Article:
Focus Economics reported on March 17, 2020 that turning to the first quarter of this year, the pace of expansion in Peru seems to have accelerated but remained modest overall. Public capital spending surged in January-February, underpinning acceleration
in economic activity in January. However, exports fell back in the first month of 2020, while concerns over the impact of the coronavirus outbreak seem to have filtered into survey-based data, as hinted by the sizable drop in business confidence
registered in February, and will most likely weigh on the external sector in the near-term.
Focus Economics added that growth should gain some traction this year, on the back of stronger domestic demand and improved external sector metrics.
A more expansionary fiscal and monetary stance looks set to support the expansion. Moreover, subdued inflation and decent wage growth are expected to boost consumer spending. The impact of coronavirus and political uncertainty cloud the
outlook, however. FocusEconomics panelists see the gross domestic product (GDP) expanding 2.8% in 2020, which is down 0.3 percentage points from last month’s forecast, and 3.4% in 2021.
Peru’s economy decelerated somewhat in 2019. Real GDP was 2.1% in 2019– down from 4% in 2018.
The real value of private final consumption rose by 3.8% in 2018 and gains of 2.9% are expected in 2019. The sound growth of employment and the availability of financing should support the growth of private consumption.
Unemployment was 12.8% in 2017 and it will fall to 12.5% in 2018. The government created more than 150,000 jobs in 2018. More than 60% of all workers are employed in the informal sector.
Over the medium-term, the economy should expand solidly, driven by strong domestic demand and continued foreign sales of commodities. Private final consumption will be stimulated by employment growth, relatively low inflationary pressures, and
The government’s reform agenda should also gain momentum. A crucial project will be the construction of a road between Peru’s Pacific coast and Brazil. Peruvian officials predict that the road will add one percentage point to GDP.
Although many Peruvians are certainly poor, a thriving middle class has also developed. These consumers are reshaping the country’s national pattern of consumption. This emerging middle class has been consistently underestimated
because the primary sources of income emanate from the informal sector.
Peru’s population was 31.9 million in 2020 (Cis World Factbook Est.). The country has added 6.1 million people since 2000 but the rate of growth is slowing.
The population is expected to be about 36 million in 2030. The median age was 29.1 years in 2020 – up to 6.4 years since 2000. It should rise to 34.3 years by 2030. More than half of all Peruvians live near the coast
– most of them in Lima. Only around 13% of the total population lives in the country’s vast region of rainforests.
USDA’s Office of Agricultural Affairs (OAA) in Lima hereinafter referred to as “Post”
reports that for over a decade, Peru has been one of the world’s top-performing economies, registering sustained high growth accompanied by low inflation. U.S. origin food and agricultural product exports to Peru benefit significantly
from the U.S.-Peru Trade Promotion Agreement (PTPA). The U.S., with a market share of almost 22% is a top supplier of consumer-oriented food products to Peru.
Chile, Colombia, Mexico, and Peru are all members of a trade agreement known
as the Pacific Alliance. The treaty has removed tariffs on 90% of their merchandise trade. Peru is a member of the 11-member Comprehensive and Progressive Agreement for Trans-Pacific Partnership (CPTPP) which was formally created in March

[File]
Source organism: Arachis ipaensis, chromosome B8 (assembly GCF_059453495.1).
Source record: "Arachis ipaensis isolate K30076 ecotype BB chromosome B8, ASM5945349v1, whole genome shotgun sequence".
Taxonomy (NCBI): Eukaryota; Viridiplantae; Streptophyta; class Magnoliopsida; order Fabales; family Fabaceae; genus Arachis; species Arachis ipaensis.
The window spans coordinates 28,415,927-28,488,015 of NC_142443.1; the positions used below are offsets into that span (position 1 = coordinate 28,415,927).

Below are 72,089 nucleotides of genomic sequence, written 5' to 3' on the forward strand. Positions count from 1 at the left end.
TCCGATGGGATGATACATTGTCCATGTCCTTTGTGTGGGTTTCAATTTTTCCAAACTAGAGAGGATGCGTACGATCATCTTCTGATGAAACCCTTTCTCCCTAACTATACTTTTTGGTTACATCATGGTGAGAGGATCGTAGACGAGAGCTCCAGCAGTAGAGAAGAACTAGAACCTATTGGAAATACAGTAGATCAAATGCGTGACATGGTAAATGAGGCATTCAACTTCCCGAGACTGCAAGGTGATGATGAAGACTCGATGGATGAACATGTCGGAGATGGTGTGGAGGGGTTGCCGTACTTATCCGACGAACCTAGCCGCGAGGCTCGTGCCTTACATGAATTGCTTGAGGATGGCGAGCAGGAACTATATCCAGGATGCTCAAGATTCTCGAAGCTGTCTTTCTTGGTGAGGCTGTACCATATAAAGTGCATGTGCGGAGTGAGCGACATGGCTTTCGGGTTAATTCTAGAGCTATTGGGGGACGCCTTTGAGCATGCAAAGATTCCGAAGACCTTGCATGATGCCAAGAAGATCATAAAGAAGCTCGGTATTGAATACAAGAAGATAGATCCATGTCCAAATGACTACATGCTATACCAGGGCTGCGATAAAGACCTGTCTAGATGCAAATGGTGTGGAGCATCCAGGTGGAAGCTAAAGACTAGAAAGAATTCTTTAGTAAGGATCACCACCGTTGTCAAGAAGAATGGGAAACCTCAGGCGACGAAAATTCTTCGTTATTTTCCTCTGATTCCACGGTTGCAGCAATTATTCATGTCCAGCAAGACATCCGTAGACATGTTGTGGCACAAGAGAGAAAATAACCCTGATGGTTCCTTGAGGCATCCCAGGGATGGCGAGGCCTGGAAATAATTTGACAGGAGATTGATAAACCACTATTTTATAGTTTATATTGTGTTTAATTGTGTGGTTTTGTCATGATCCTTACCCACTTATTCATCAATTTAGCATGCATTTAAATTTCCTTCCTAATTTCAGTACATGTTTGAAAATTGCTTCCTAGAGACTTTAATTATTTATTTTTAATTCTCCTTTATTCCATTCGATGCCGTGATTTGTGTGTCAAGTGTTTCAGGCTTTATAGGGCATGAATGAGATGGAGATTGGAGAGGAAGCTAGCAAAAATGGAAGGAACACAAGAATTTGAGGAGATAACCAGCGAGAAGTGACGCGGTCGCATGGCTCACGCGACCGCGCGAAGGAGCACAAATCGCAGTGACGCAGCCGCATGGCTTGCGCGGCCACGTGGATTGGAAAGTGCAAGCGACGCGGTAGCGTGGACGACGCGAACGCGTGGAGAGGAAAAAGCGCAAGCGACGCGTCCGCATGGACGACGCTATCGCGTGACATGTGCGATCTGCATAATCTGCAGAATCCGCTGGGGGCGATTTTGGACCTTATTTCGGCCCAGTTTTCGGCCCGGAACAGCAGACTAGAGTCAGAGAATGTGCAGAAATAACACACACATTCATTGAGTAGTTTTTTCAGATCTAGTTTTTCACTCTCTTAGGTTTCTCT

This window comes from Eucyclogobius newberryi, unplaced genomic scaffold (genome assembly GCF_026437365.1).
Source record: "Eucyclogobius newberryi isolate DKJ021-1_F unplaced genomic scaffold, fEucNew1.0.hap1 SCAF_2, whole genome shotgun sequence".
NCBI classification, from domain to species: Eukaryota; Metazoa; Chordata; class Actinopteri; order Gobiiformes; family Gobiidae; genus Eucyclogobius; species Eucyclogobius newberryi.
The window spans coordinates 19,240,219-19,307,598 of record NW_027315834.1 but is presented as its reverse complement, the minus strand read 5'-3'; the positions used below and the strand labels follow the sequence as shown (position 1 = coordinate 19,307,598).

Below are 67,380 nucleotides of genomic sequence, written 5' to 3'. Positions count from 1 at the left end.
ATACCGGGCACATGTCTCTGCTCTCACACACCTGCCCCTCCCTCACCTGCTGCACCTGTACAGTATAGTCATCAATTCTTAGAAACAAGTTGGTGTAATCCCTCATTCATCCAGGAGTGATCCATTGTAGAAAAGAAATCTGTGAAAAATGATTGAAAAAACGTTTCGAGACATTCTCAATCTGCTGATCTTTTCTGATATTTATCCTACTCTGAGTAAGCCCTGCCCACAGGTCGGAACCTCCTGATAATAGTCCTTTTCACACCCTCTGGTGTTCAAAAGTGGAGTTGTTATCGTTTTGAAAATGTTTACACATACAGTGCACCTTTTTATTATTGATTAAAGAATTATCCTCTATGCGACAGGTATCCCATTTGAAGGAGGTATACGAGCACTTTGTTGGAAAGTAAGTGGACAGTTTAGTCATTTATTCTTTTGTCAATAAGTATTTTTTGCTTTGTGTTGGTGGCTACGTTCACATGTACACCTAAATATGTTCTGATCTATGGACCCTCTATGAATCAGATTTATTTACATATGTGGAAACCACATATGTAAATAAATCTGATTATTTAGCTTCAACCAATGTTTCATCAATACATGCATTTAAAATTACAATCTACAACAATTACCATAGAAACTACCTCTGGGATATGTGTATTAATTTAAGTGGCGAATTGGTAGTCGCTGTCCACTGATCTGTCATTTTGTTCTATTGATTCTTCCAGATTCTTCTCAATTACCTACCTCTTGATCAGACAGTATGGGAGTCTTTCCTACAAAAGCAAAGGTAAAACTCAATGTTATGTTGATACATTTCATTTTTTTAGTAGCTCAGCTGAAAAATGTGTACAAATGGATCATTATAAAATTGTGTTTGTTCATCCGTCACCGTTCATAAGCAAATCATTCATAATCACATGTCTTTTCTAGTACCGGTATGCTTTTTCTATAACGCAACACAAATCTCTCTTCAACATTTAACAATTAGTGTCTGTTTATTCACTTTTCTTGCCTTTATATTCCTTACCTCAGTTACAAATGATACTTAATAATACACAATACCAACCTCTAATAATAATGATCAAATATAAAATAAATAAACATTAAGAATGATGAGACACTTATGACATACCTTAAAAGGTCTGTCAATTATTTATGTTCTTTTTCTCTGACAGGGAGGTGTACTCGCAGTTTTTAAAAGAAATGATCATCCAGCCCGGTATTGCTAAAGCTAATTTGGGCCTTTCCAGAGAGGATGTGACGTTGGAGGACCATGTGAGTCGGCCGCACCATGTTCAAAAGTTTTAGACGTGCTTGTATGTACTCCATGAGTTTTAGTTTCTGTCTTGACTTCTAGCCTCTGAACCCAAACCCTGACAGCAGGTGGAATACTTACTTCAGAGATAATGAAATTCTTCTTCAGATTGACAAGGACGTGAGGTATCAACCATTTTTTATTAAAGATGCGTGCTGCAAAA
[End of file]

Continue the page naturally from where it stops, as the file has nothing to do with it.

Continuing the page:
2018. The CPTPP replaces the abandoned Trans-Pacific Partnership. The U.S. was not included in the CPTPP. Peru is a member of a number of bilateral and multilateral trade agreements that have opened new markets for its exports and increased
demand for imported goods. This openness to international trade and Peru’s growing middle class has transformed domestic food market channels. The number of commercial centers in Peru increased from seven in 2000 to 82 in 2019.
Peru is now the 3rd largest export market for U.S. consumer food products. In 2019 the total was US$313.5 million, an increase of 18% and a new record high. Peru also ranks 3rd as a market for U.S. processed food exports. In 2019
Peru imported US$244.2 million, a decrease of 8% from 2018. Top processed food exports from the U.S. to Peru in 2019 included:
Processed/Prepared Dairy Products
Chocolate And Confectionery
Fats and Oils
Dog and Cat Food
Advantages and Challenges for U.S. Food Exporters in Peru
According to Euromonitor, retail sales in the packaged food market in Peru had been estimated to reach US$8.8 billion in 2019. That represents a growth rate of 19.6% or US$1.4 billion since 2015. The forecast for growth
in this market is also promising. By the year 2024, the retail sales in the packaged food market in Peru is expected to reach US$11.6 billion, a growth rate of nearly 24%, or US$2.2 billion. High growth products in the forecast include:
Sweet Biscuits, Snack Bars, and Fruit Snacks
Processed Meat and Seafood
Ice cream and frozen dessert
Processed fruit and vegetables
Rice, pasta, and noodles
Post reports that compared to other countries in the region, Peru’s food retail market is still in the growth stage. In 2019, retail food sales were projected to grow at 4.7%, reaching US$22 billion by the end of the
year. Projected sales in 2019 are based on the maturity of new stores, the development of convenience store formats, and aggressive discounting campaigns that encourage sales. The sector is comprised of two sub-sectors: modern (supermarket
stores, convenience stores, discount stores, cash & carry) and traditional (open markets, mom-and-pop stores). U.S. consumer-oriented products are primarily imported by and sold in modern retail channels. This channel is expanding
rapidly and accounts for 25% of the market.
There are three main supermarket chains in Peru: Cencosud (Wong and Metro), Saga Fallabella (Tottus and Hiperbodega Precio Uno) and Supermercados Peruanos (Vivanda, Plaza